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Chance for ‘positive change’ with Aboriginal Place status considered for Queanbeyan Showground

Claire Fenwicke26 June 2022
Entry to Queanbeyan Showground

An Aboriginal Place listing is now being considered for Queanbeyan Showground. Photo: QPRC.

A fiery debate between councillors has resulted in consideration for Queanbeyan’s Showground to be listed as an Aboriginal Place.

Requested by the Ngambri Local Aboriginal Land Council to Heritage NSW, the suggested listing has been labelled a positive step towards reconciliation and recognising the long history at the Showground.

But the decision was not without controversy.

Councillor Bryce Wilson moved the motion at a recent Queanbeyan-Palerang Regional Council (QPRC) meeting, stating council should agree to the listing as long as current uses of the Showground continued “unfettered” and Heritage NSW prepared an Aboriginal Place Management Plan in “full consultation with council and other relevant stakeholders”.

He said this request was a test for the council to show its commitment to reconciliation, given the Showground’s well known importance to local Aboriginal people.

“[If we don’t], what would that say to people who are trying to walk a reconciliation journey?” he said.

“Quite frankly, it’s nothing short of 1990s tokenism.”

Cr Wilson noted while consultation with the community had not occurred yet, this proposal opened up the opportunity for consultation and showed the council’s commitment to reconciliation.

“We need to reflect on [the council’s] Reconciliation Plan, reflect on the opening at every meeting we have,” he said.

“Often it passes by, but what does it actually mean to us?”


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However some councillors expressed they wanted consultation to occur before granting Heritage NSW permission to begin considering giving Queanbeyan Showground an Aboriginal Place listing.

Cr Jacqueline Ternouth said the site was already under protections as it was listed on the NSW State Heritage Register and she didn’t think it was fully understood how an Aboriginal Place listing could impact the site’s usage.

“Given the restrictions the management plan could have, I suggest we defer the proposal so we can consult fully with stakeholders,” she said.

“There does not appear to be any formal agreement between relevant stakeholders on what this means.”

Cr Mareeta Grundy also voiced her concerns that there were “too many unknowns”.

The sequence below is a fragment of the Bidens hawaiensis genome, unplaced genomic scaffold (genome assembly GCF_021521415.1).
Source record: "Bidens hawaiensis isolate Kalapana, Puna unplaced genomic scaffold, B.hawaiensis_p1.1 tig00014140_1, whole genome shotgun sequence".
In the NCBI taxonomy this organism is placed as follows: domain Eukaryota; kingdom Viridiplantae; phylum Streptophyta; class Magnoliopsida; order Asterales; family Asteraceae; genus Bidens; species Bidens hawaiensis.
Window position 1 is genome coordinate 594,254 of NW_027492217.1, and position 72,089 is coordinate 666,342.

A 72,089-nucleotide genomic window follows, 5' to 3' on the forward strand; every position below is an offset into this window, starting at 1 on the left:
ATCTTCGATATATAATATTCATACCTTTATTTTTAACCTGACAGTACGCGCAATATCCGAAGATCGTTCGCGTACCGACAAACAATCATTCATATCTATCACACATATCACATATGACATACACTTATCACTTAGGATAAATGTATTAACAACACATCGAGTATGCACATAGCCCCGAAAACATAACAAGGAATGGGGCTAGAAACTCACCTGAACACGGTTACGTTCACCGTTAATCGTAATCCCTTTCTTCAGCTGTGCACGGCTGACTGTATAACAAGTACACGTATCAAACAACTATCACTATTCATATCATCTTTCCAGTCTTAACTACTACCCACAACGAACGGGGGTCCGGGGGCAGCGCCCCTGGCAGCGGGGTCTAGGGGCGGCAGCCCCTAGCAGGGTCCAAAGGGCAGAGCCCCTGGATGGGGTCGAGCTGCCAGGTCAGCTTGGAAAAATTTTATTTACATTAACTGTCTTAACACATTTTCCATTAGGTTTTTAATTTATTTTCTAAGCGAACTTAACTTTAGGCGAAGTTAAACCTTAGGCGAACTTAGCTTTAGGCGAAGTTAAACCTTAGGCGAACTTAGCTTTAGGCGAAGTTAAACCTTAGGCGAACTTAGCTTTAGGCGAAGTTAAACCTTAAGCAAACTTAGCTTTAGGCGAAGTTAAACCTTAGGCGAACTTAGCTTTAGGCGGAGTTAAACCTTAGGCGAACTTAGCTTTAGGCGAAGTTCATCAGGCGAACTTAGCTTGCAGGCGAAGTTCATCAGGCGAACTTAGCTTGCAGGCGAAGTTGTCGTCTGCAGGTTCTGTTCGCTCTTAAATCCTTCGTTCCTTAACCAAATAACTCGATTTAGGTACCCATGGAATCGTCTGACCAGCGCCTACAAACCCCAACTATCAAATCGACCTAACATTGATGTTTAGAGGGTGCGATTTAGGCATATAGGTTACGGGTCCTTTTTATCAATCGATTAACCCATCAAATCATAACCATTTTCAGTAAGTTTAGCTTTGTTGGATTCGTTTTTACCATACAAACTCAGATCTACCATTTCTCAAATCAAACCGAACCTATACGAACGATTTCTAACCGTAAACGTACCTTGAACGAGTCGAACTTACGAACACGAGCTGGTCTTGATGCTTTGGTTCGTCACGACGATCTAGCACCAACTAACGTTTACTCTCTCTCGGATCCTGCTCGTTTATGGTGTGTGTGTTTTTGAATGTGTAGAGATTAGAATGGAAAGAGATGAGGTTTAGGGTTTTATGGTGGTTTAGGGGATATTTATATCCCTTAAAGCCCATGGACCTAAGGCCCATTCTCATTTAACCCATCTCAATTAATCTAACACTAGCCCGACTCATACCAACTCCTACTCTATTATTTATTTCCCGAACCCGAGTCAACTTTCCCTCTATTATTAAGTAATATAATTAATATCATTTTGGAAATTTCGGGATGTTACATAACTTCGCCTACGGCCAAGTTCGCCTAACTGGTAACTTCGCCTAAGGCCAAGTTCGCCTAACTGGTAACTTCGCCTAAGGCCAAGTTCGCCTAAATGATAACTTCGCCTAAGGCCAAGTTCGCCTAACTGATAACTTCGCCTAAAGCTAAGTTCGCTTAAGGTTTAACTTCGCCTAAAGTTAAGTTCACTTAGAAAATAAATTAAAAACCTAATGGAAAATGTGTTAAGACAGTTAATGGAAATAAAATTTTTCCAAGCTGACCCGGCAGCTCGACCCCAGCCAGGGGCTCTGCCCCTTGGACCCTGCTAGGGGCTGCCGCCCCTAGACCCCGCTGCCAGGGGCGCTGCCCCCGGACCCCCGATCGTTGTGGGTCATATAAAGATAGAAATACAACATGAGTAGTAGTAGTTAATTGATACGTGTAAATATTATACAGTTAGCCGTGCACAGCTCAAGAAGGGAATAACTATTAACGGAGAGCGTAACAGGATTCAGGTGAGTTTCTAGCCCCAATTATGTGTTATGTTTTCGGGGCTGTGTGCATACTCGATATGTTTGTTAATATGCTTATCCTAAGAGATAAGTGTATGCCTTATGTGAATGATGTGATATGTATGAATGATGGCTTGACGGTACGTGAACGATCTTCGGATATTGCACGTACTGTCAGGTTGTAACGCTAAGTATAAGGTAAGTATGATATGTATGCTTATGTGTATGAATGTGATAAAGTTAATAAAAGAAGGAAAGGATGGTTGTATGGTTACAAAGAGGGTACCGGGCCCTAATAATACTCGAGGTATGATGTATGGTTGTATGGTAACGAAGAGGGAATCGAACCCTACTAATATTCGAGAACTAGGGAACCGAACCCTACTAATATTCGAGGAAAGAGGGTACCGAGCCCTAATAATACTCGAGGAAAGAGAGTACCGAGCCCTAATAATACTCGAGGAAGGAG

“It’s almost retrofitting consultation, which in itself undermines consultation,” she said.

These comments lead to a passionate speech from deputy mayor Esme Livermore.

She acknowledged while she was not a traditional custodian of the land, she was aware of its history and this was an issue close to her heart.

The Showground was a significant burial site, as well as a ceremonial, spiritual and meeting place. Once settlers arrived, the surviving Ngambri people used it as a major gathering, camping and corroboree ground through to the 1860s.

“Consultation should be going to the Ngunnawal and Ngambri peoples, the traditional custodians of the lands we are on,” Cr Livermore said.

“It’s so funny to sit here and listen to people talk about car shows [held at the Showground] and everything. Well let’s throw a car show on the cemeteries and see how everyone will react to that … events happening up there every day, they’re on burial sites of Aboriginal and Torres Strait Islander people and not once does anyone give a damn about this.

“All we’re asking for is a bit of recognition …”

She said this was a chance for positive change.

“This act will recognise and protect Aboriginal cultural heritage but does not restrict the many community activities that take place at the Showground,” Cr Livermore said.

The motion was passed nine to two.


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Heritage NSW would now prepare an Aboriginal Place Management Plan in consultation with the council, the Ngambri and Ngunnawal communities, the Showground Society and the community.

A Heritage NSW spokesperson said while such a declaration was primarily about acknowledgement, recognition and celebration of Aboriginal cultural heritage, it would also provide protection.

“Once land is declared as an Aboriginal Place it receives the same protection under the National Parks and Wildlife Act 1974 as an Aboriginal object,” they said.

“That means any activities that will damage, destroy or deface the Aboriginal Place cannot be carried out unless Heritage NSW grants specific consent. Such consent can only be granted after consultation with local Aboriginal groups.”

Queanbeyan Showground’s current listing on the NSW State Heritage Register acknowledged the site as “a rare example of a place where large annual gatherings were held involving Aboriginal groups from surrounding districts and as far afield as the coast, the lower Lachlan and the Murrumbidgee Rivers.”

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